Also considered for use as a switch interface were an ultrasonic transducer next to the phone's microphone, the microphone input jack socket, and the ambient light sensor. All these require more hardware than the simple coil of wire. The electromagnetic interface is the way to go.
So, where to go from here? I'm designing the PCB for the electromagnetic interface. I'm continuing development of the functionality, with both App Inventor & Tasker, but the project really needs a software"plug-in" of some sort, to handle the speed issues. If I can't get any help in this direction, my completed software algorithm could be used by a third party software house as a template to produce some professional code. This would mean I'd have to do a modest "Kickstarter", in order to pay for it. I'll get some quotes, once my algorithm is finalised.
If I had the time, I'd learn the Android APK development environment, and the whole thing could be done in a professional manner. But it's been way too time consuming just to get to the stage I'm at - I've a modicum of expertise in App Inventor, and just learning Tasker.
08/20/2014 at 10:06 •
The selection of letters from SWAN auditory scanning can be accomplished using the phone's own sensor inputs (i.e. the touch screen, accelerometer or proximity sensor). However, using them may be impossible because of insufficient feedback, or a user's lack of dexterity. It's highly desirable therefore, that an external switch, specifically designed for use by the disabled, can be used with SWAN via a 3.5mm jack socket.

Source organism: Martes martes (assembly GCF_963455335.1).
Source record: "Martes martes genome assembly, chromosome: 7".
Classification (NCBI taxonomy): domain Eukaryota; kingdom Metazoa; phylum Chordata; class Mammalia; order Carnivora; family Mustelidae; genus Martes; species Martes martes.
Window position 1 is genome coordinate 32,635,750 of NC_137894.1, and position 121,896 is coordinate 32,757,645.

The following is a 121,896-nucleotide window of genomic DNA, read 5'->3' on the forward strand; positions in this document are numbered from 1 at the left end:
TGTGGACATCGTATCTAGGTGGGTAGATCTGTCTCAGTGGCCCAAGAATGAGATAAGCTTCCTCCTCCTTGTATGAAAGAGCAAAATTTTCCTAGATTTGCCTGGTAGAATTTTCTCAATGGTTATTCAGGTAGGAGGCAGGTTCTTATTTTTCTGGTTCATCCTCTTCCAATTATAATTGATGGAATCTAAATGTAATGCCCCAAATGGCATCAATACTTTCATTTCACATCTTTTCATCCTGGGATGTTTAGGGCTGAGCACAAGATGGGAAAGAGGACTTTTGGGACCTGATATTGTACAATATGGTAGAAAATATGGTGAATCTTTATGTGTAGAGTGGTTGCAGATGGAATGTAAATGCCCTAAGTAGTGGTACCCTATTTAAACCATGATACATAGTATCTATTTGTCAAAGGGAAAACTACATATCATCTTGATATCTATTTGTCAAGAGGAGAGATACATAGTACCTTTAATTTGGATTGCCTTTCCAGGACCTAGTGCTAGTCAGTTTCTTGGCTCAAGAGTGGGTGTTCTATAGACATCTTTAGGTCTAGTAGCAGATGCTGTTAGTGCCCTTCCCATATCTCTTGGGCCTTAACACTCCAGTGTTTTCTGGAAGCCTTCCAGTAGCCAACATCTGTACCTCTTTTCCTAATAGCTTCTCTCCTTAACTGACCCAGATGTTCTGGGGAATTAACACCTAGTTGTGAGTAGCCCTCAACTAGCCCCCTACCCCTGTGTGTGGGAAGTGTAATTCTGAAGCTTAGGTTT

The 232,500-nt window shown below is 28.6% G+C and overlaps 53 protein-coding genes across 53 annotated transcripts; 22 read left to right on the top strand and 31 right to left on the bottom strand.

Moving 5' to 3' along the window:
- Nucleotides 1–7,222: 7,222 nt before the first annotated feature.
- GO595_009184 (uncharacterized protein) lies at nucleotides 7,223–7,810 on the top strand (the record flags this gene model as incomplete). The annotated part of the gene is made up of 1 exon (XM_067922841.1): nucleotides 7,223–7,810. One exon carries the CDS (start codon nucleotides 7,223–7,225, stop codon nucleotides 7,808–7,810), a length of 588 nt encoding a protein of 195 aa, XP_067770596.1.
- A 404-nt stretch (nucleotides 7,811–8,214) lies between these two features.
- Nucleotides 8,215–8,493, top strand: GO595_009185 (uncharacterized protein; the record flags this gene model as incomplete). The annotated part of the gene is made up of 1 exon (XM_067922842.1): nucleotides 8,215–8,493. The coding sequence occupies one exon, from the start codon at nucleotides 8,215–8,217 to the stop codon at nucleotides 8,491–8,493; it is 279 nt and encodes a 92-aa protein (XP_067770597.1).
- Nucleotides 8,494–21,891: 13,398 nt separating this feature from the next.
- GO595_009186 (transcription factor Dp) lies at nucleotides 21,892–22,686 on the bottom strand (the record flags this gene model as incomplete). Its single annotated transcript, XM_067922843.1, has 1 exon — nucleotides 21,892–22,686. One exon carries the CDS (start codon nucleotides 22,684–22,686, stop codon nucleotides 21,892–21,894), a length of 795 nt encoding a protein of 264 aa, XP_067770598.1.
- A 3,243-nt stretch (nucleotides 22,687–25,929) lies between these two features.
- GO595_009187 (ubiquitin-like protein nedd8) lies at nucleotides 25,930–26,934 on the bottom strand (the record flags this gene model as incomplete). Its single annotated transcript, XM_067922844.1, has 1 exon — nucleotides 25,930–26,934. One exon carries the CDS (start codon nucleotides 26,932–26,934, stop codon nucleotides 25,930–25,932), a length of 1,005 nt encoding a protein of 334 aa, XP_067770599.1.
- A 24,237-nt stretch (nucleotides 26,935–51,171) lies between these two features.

These are called AAC switches, examples can be seen here -
Augmentative and alternative communication switches
more can be found here
To interface these switches to the android smartphone, electromagnetic coupling will be used (details here). A microswitch, for example, can be connected to a coil of wire and a battery via a resistor to limit the current to around 60mA. The coil is placed on the phone, when the switch is closed a magnetic field is generated by the coil, and is detected by the geomagnetic sensor on the phone.
Proof of concept -
9 V battery, microswitch, 150 ohm resistor, coil of 30 turns of 46 SWG wire, cable ties.
Instead of the microswitch, any commercial AAC switch could be incorporated into this interface via a 3.5mm jack socket.
The simplicity of this means that those of a hacking nature should be able to make such an interface with little effort, from materials at hand, or from a scrapyard or dump. I plan to produce a video showing how quick and easy such a build is, with only parts gleaned from a scrap car.
However, a properly designed interface is desirable, for those able to afford it. To this end I've been learning how to use Eagle PCB software. Years ago, I earned a living using acetate sheets, transfers, black tape of various widths and a scalpel. Now, using CAD is wonderful, compared to the "olden days" of tape up. Here's where I'm at with the design of a double sided PCB to (hopefully, if it works - i.e. produces sufficient magnetic field) replace the coil of wire...